- firstname.lastname@example.org (PSI replies within two business hours)
- Online request form (PSI replies within two business hours)
According to testing centers we called, CATS and PSI handle pretty much everything, including assigning you a test center and accepting your $150 payment.
How long is the waiting list?
In the San Francisco Bay Area, it's not too bad as of August 26. One testing center told us they were booked for two weeks, another said they had openings later in the week.
Is there a testing center near me?
Probably! There are 686 of them across the United States. Check for yourself in the FAA's full, official list of test centers (PDF).
You'll need to call CATS or PSI to get your appointment, though. While the FAA's website says you can just walk in, testing centers in the San Francisco Bay Area told us we needed to arrange everything with CATS or PSI first.
How hard is the test?
You get two hours to answer 60 multiple-choice questions, and you only need to answer 70 percent of them correctly to pass! (You can totally miss 18 questions and still succeed.)
But these aren't exactly easy questions. You'll probably need to study.
Oh yeah? How hard can the questions be?
While monitoring the Cooperstown CTAF you hear an aircraft announce that they are midfield left downwind to RWY 13. Where would the aircraft be relative to the runway? (Refer to FAA-CT-8080-2G, Figure 26, area 2.)
A. The aircraft is East.
B. The aircraft is South.
C. The aircraft is West.
That's just one of the FAA's sample questions. Find more here (PDF).
What's the best way to prepare for the test?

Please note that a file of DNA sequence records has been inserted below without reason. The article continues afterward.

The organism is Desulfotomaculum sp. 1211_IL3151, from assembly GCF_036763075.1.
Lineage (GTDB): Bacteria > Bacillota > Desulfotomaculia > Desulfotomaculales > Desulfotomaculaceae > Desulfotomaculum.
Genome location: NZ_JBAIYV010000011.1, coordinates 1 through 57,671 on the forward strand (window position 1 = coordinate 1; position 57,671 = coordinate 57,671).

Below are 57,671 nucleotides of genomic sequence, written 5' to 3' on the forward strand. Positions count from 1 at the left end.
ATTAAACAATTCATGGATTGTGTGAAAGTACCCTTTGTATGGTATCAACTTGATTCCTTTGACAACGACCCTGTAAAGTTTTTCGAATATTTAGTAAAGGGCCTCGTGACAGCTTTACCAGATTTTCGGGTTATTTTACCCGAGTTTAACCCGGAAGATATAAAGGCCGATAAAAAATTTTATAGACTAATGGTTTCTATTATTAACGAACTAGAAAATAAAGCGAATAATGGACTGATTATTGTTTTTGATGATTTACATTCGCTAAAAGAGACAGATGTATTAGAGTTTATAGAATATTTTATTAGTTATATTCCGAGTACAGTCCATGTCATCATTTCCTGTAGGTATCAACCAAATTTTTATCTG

But you may need more help than that, because the FAA's course materials don't explain some of the simplest concepts in plain English.
For instance, would you believe you can answer the sample question above without looking at a map? I didn't figure it out until I found this third-party study guide by drone manufacturer 3DR.
I passed the test! Where do I apply for the actual certificate?
- Register here first (pick Applicant) and fill out your personal information. (You can ignore the Airman Certificate Number and Date of Issuance fields)
- Log into the site using your new username and password
- Apply for the certificate here; pick Pilot from the first dropdown menu, then click on the Remote Pilot certification
If you get lost, here's a complete set of instructions.
Now that I've got my certificate, I can fly anywhere, anytime, yes?
Not so much -- as you'll see when you study, there are a lot of rules (PDF) about when and where you can fly your drone.
Unless you get a 107 waiver (and you need to apply for those months in advance), you can't fly:
- At night
- Over people